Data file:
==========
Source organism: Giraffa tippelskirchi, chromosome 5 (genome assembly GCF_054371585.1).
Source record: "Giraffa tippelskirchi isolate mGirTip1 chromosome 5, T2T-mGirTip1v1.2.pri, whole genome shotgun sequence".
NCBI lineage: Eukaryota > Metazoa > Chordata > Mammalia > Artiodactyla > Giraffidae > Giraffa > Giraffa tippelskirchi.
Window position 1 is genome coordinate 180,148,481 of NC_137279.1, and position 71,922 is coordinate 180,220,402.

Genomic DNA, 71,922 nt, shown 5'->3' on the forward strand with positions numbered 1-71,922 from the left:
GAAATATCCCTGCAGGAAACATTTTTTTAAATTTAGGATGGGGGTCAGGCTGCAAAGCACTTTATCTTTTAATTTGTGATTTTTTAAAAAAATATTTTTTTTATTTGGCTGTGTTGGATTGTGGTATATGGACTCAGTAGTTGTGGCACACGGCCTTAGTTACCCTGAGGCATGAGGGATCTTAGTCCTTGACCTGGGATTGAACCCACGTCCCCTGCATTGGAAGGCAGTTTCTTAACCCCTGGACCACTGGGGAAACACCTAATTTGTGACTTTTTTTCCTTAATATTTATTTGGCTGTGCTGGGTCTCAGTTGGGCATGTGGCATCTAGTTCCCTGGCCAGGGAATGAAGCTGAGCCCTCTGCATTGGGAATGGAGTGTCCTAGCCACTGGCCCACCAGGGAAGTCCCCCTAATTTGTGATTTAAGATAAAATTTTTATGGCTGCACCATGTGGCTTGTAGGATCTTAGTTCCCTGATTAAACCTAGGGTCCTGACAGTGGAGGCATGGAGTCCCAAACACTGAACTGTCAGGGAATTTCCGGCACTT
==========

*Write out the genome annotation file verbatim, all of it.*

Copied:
Source organism: Giraffa tippelskirchi, chromosome 5 (genome assembly GCF_054371585.1).
Source record: "Giraffa tippelskirchi isolate mGirTip1 chromosome 5, T2T-mGirTip1v1.2.pri, whole genome shotgun sequence".
NCBI lineage: Eukaryota > Metazoa > Chordata > Mammalia > Artiodactyla > Giraffidae > Giraffa > Giraffa tippelskirchi.
Window position 1 is genome coordinate 180,148,481 of NC_137279.1, and position 71,922 is coordinate 180,220,402.

Genomic DNA, 71,922 nt, shown 5'->3' on the forward strand with positions numbered 1-71,922 from the left:
GAAATATCCCTGCAGGAAACATTTTTTTAAATTTAGGATGGGGGTCAGGCTGCAAAGCACTTTATCTTTTAATTTGTGATTTTTTAAAAAAATATTTTTTTTATTTGGCTGTGTTGGATTGTGGTATATGGACTCAGTAGTTGTGGCACACGGCCTTAGTTACCCTGAGGCATGAGGGATCTTAGTCCTTGACCTGGGATTGAACCCACGTCCCCTGCATTGGAAGGCAGTTTCTTAACCCCTGGACCACTGGGGAAACACCTAATTTGTGACTTTTTTTCCTTAATATTTATTTGGCTGTGCTGGGTCTCAGTTGGGCATGTGGCATCTAGTTCCCTGGCCAGGGAATGAAGCTGAGCCCTCTGCATTGGGAATGGAGTGTCCTAGCCACTGGCCCACCAGGGAAGTCCCCCTAATTTGTGATTTAAGATAAAATTTTTATGGCTGCACCATGTGGCTTGTAGGATCTTAGTTCCCTGATTAAACCTAGGGTCCTGACAGTGGAGGCATGGAGTCCCAAACACTGAACTGTCAGGGAATTTCCGGCACTT